Erie County joins partners in sharing important warnings to prevent deadly overdoses and save lives
Submitted by the Erie County Department of Health
Since May 13, the Erie County Medical Examiner’s Office has recorded an alarming and tragic number of Erie County resident deaths with suspected cocaine and fentanyl involvement. Representatives from Erie County government and community partners joined forces on Thursday with a wholehearted appeal to the community: Stay alive; don’t trust your cocaine.
As of May 26, there were 42 confirmed opioid-related overdose deaths in Erie County in 2022. Toxicology reports to confirm the presence of opioids and other substances can take several weeks; however, based on scene investigations, since May 13 at least 12 deaths had suspected cocaine and fentanyl involvement.
“This is a problem for our county, and as we have in the past, we are confronting it directly,” Erie County Executive Mark Poloncarz said. “Our team made great progress in decreasing the number of overall opioid overdose deaths from peak of 301 deaths in 2016 to 156 deaths in 2019. However, with increases in 2020 and 2021, we have to redouble our efforts. I want to thank our task force partners and elected officials who have joined us today, and who are with us in this battle we are waging against overdose deaths.”
Opioid-related overdoses caused 286 deaths in Erie County in 2021. Of those, 40% were associated with fentanyl and cocaine, part of a trend in Erie County past few years.
“Opioid overdoses happen everywhere in Erie County – this epidemic has affected each city, town or village,” Erie County Commissioner of Health Dr. Gale Burstein said. “Substance use disorder is a chronic disease of the brain, and our county’s strategy is to treat this as a public health issue – which it absolutely is. That means building on our secondary prevention tools – Narcan training and access, syringe access, fentanyl test strips, connections to medically assisted treatment (MAT) – and sharing these harm reduction resources aggressively.”
In the past week since an initial release on this topic, ECDOH has received 163 text requests for Narcan through its “Text for Narcan” program at 716-225-5473.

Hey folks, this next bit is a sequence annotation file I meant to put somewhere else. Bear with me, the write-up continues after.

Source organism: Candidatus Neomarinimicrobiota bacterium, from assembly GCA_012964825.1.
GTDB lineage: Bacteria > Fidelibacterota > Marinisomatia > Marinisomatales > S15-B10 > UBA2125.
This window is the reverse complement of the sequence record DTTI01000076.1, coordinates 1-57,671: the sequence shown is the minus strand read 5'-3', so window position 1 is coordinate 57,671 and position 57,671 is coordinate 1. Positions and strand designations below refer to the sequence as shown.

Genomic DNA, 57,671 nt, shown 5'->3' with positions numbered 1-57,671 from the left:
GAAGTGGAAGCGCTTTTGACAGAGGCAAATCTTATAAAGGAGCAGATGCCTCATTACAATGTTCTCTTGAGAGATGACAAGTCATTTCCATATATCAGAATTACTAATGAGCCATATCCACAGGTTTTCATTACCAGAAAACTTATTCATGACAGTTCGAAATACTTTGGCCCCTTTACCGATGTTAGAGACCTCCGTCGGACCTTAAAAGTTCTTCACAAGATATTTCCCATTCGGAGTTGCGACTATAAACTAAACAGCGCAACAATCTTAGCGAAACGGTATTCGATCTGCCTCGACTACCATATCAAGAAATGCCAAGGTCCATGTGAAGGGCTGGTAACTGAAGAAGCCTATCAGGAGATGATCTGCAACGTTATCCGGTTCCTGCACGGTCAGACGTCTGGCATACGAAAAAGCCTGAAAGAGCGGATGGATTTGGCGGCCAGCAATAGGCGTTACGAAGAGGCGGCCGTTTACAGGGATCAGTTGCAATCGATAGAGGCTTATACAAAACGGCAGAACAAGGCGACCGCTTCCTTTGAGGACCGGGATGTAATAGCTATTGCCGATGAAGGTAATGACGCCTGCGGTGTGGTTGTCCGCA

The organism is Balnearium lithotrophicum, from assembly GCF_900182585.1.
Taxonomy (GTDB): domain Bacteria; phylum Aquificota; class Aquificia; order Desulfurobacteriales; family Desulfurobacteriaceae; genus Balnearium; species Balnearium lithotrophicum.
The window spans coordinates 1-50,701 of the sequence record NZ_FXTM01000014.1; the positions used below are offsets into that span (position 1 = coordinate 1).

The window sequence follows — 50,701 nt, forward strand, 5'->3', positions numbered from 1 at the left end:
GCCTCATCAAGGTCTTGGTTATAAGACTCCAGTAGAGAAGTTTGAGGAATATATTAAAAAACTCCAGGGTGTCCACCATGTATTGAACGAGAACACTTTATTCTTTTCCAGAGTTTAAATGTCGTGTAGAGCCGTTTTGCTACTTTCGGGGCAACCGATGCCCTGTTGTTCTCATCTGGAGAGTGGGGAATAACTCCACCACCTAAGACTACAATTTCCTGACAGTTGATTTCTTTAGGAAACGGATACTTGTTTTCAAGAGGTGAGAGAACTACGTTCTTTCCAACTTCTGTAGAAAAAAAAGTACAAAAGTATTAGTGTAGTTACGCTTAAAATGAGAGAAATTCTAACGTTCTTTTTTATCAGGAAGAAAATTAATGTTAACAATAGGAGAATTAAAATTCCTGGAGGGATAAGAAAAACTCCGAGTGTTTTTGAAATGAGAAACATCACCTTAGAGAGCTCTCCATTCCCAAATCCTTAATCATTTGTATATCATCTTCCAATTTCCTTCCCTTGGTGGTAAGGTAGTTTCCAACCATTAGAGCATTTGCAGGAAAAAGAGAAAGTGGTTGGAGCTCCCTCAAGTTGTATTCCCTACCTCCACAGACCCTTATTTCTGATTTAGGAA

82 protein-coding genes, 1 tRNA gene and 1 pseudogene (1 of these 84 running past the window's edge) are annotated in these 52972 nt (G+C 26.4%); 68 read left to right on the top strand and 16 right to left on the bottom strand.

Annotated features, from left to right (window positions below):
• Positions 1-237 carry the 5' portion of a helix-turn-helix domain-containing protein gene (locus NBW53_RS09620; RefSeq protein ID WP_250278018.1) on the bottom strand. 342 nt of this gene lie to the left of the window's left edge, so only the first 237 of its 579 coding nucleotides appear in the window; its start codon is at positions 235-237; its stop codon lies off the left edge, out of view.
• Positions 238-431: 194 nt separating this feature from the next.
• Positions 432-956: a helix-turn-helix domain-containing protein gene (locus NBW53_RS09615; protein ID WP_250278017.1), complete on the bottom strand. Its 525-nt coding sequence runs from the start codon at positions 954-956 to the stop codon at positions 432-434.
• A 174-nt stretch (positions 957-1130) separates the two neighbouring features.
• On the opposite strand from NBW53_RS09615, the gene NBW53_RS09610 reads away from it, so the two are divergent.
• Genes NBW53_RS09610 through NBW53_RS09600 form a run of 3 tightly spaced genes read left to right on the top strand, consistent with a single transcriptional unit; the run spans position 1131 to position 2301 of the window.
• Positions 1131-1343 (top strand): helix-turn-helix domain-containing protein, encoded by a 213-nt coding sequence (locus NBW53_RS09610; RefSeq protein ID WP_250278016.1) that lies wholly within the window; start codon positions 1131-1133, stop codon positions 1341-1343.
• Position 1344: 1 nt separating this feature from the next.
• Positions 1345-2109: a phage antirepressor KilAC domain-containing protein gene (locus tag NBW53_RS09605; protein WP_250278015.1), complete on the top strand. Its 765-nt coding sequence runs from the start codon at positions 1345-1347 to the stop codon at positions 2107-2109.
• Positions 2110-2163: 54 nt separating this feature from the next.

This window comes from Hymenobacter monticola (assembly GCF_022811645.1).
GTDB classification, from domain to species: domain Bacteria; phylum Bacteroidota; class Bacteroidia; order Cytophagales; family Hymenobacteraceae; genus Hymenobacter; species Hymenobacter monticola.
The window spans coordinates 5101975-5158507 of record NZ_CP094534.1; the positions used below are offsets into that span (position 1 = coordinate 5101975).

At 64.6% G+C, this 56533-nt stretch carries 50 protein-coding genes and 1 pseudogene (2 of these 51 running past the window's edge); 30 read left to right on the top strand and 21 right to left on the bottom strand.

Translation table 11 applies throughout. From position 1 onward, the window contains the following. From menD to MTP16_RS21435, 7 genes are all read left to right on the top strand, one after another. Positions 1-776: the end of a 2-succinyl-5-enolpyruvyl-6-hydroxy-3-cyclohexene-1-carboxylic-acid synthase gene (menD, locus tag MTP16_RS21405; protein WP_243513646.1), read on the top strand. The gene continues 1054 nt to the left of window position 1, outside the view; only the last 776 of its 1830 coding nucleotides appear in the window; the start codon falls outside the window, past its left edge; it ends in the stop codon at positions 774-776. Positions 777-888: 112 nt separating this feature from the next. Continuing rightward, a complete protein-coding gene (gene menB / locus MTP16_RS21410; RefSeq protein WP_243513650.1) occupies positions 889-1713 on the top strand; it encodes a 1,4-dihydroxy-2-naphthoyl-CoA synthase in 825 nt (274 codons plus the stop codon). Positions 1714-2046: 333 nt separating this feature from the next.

“Our messages about harm reduction have already resonated among local law enforcement, first responders and health care agencies,” Opiate Epidemic Task Force Director Cheryll Moore said.
She continued, “Having first responders trained and willing to carry Narcan, and linking people to immediate care at hospital emergency departments, are two examples of systems changes that have made a positive difference. This progress shows that our community has the ability to make major shifts in how we approach substance use disorder and the stigma around it.”
Erie County District Attorney John J. Flynn said, “As district attorney, I am focused on prosecuting the dealers who peddle these deadly drugs while providing help to those who are struggling with substance use disorder. We established the nation’s first Opioid Intervention Court to save lives by putting low-level criminal cases on hold to immediately connect people to treatment and other services. I warn the residents of Erie County that fentanyl-laced cocaine and other substances continue to be found in our communities. I strongly encourage anyone who is suffering from substance use disorder to seek help. I want to thank Erie County and the Department of Health for everything that they do to educate our residents about substance use disorder and overdose prevention.”
ECDOH started a program for bars, restaurants and other public establishments to order free harm reduction materials for their business. Take-out bags, coasters, removable window decals, emergency Narcan wall boxes and Narcan supplies can be ordered at no cost, with the hope and expectation that the business will use and display them in public areas and employee workspaces. Additional materials will be available this summer. Visit bit.ly/ECDOHNarcan for an order form or call 716-858-7695. Online ordering available soon.
Resources and Actions
Opioid use disorder and cocaine/fentanyl overdoses are complex issues, but the public health message is simple: We want to keep you alive. There are ways to reduce your risk of overdose and death if you choose to use opioids, cocaine or other risky substances.
√ Carry Narcan, and know how and when to use it.
√ Never use alone. Have Narcan and a friend with you who is not using drugs, or contact a service like Never Use Alone (neverusealone.com)
√ Test your drugs for fentanyl, even if you think it is cocaine or another substance that is not an opioid. Free test strips available from the Erie County Department of Health. Call 716-858-7695.
√ Seek support. The Buffalo & Erie County Addictions Hotline is available 24/7 with referrals for individuals and their families. Call 716-831-7007.
√ Seek treatment. Local hospital emergency departments can connect patients to immediate medication assisted treatment. Ask for NY Matters.
√ “Text for Narcan”: 716-225-5473
√ Request an Emergency Narcan Box for your business (online form)
√ Buffalo & Erie County Addiction Hotline: 716-831-7007